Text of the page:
Book reviewers called Ama B. Patterson’s writing “gorgeous and tough” and “unbearably poignant.”

And in a collection of writings, some of her work appeared alongside that of African-American author, historian and civil rights activist W.E.B. Du Bois.

Patterson, a writer, attorney and longtime resident of Merrick, died at home on May 1 of complications from ovarian cancer. She was 56.

“She was a wonderful mother who raised us completely on her own,” recalled one of Patterson’s twin sons, Garrett W. Armwood, 29, of Merrick. “When I was younger many of my weekends were spent going to poetry readings. Her father [the late Raymond Patterson] was a poet who started the Langston Hughes Festival at City College — he was very involved in cultivating writers.”

Armwood noted the family still has some of his grandfather’s correspondence with Langston Hughes, a poet, novelist, playwright and social activist who was a major figure in the Harlem Renaissance. The cultural, social and artistic movement spanned the 1920s.

Armwood said his mother, an only child, definitely inherited her talent for and interest in writing from her family, though she was a contract attorney for 25 years and “wrote on the side.”

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“She wrote primarily speculative fiction and science fiction — stories about the fantastical and supernatural,” said Armwood, Long Island regional director for Sen. Chuck Schumer (D-N.Y.). “Her father was a poet and poetry is that type of expression — a lot of inferences are made.”

Patterson’s mother, Boydie, was also a poet, Armwood said, but “she mainly stayed at home with my mom [when Patterson was growing up].”

Armwood said Patterson, who was born in Queens and moved to Merrick “around the age of 5,” was a graduate of Sanford H. Calhoun High School in Merrick in 1978 and then graduated cum laude from Spelman College in Atlanta in 1982 before receiving her Juris Doctor from Atlanta’s Emory University School of Law in 1987.

Patterson was admitted to the New York State Bar in 1990 and worked as an attorney-editor at West Publishing in Westbury and later at West Group in Eagan, Minnesota, before becoming a contract attorney.

She studied fiction writing at Loft Literary Center in Minneapolis and was a 1999 graduate of Clarion West, an intensive six-week program for writers preparing for professional careers in science fiction and fantasy. In addition, she served as a board member for the Walt Whitman Birthplace Association from 2001 to 2008.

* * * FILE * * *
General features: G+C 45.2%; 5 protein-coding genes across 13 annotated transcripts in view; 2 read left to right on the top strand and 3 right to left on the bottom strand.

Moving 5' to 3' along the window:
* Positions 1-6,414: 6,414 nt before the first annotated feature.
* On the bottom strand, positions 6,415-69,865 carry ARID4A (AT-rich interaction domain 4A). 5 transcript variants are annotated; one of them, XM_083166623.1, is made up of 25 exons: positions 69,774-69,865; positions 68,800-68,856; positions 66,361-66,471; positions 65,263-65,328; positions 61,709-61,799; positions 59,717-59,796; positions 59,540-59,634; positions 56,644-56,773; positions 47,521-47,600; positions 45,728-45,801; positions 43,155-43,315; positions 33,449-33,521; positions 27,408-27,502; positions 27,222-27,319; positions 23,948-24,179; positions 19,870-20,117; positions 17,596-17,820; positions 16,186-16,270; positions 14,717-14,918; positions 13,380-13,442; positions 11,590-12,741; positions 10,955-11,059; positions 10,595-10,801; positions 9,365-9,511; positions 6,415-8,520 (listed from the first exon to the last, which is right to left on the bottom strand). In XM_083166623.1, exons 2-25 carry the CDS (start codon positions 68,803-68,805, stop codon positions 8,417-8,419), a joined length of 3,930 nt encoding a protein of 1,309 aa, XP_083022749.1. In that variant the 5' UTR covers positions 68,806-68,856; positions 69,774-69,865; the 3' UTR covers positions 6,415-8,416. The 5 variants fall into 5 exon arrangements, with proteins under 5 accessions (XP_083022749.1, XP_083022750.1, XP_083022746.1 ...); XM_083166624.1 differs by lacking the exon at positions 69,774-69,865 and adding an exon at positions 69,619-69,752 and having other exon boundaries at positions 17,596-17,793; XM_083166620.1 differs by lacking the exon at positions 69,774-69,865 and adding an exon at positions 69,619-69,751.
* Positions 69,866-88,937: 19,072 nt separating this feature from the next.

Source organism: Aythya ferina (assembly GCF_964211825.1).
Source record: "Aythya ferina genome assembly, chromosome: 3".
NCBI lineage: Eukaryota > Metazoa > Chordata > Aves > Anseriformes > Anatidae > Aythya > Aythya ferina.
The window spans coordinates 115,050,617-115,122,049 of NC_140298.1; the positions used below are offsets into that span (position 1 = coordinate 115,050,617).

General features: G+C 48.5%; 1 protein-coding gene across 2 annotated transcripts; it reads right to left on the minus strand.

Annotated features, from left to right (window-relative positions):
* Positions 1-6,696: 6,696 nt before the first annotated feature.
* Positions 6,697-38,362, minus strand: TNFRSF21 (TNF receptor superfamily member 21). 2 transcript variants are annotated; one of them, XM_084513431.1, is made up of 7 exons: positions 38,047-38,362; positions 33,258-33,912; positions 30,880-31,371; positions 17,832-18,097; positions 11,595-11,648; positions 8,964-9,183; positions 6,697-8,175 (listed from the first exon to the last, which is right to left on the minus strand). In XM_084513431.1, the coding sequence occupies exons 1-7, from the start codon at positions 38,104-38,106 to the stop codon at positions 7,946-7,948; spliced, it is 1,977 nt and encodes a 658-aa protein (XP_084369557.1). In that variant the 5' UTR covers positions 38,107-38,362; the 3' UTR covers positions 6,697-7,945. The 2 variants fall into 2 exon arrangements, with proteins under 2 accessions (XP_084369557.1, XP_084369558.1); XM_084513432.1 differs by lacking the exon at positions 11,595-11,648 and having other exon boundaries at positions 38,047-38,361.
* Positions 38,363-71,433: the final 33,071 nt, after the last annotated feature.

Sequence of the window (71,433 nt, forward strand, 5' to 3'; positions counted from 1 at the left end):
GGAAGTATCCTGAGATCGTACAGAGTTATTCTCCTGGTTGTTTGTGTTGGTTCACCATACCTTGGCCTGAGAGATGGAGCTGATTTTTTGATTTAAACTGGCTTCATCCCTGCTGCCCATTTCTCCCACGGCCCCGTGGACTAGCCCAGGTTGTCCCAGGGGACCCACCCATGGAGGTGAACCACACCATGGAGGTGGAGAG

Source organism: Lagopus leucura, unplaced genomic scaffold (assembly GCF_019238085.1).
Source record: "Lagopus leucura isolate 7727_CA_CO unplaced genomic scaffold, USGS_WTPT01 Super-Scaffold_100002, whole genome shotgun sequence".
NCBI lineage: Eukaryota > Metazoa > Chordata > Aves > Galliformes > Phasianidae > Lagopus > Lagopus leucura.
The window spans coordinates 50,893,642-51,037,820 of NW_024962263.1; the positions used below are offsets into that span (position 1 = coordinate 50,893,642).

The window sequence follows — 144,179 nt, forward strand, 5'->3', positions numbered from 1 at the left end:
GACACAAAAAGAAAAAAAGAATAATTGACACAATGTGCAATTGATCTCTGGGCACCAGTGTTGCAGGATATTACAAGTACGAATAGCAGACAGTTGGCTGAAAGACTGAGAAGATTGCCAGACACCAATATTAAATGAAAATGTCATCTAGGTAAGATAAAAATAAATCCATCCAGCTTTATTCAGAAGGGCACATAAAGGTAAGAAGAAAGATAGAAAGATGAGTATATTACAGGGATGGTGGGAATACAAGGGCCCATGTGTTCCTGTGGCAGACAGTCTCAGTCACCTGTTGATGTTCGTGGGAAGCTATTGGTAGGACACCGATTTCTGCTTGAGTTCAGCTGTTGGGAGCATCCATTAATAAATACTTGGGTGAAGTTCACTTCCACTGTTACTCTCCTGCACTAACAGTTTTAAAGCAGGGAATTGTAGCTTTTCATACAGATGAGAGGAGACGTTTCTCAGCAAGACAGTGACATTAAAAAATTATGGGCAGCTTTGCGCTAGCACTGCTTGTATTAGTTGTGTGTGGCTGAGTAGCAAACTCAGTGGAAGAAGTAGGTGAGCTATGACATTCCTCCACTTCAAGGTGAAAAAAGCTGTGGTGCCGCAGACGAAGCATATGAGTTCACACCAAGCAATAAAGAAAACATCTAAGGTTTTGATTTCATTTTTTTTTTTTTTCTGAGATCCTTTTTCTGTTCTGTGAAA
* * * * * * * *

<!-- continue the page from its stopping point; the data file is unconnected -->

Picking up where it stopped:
Andrea Hairston, 64, an author of fiction and fantasy novels who lives in Florence, Massachusetts, and met Patterson at Clarion West, said the two became friends and took bike rides and walks together.

“We were there when it was the first year they [Clarion West] had a large group of African-American writers and we were excited to find a bunch of people of color geeks,” said Hairston, who teaches writing, literature and theater at Smith College.

Hairston said Patterson “was the crafter of perfect sentences,” who brought “compassion, intelligence and humor” to her work and personal relationships. “She was amazing at supporting writers,” Hairston added.

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Among Patterson’s own works are a short story, “Hussy Strutt,” which appeared in “Dark Matter: A Century of Speculative Fiction from the African Diaspora.” Another short story, “Sea Monsters;” and her short fiction are included in “80! Memories and Reflections on Ursula K. Le Guin.” Le Guin is an author of novels, short stories and children’s books whom The New York Times called “America’s greatest living science fiction writer.”

Sheree Thomas, 44, of Memphis, is another writing colleague who met Patterson at Clarion West. It is in her book “Dark Matter” that Patterson’s work appears with that of Du Bois and other noted authors such as Amiri Baraka, Derrick Bell and Samuel Delany.

Thomas said Patterson was such a “wonderful writer” that she decided to put “Hussy Strutt” at the end of the collection of works in “Dark Matter” to leave a great lasting impression on the reader.

In addition to Armwood, Patterson is survived by Armwood’s twin, Benjamin, also of Merrick, a business systems analyst for Altice, formerly Cablevision.

A 10 a.m. memorial service will be held Saturday at John Moore Funeral Home in Roosevelt. Interment will be at Greenfield Cemetery in Uniondale.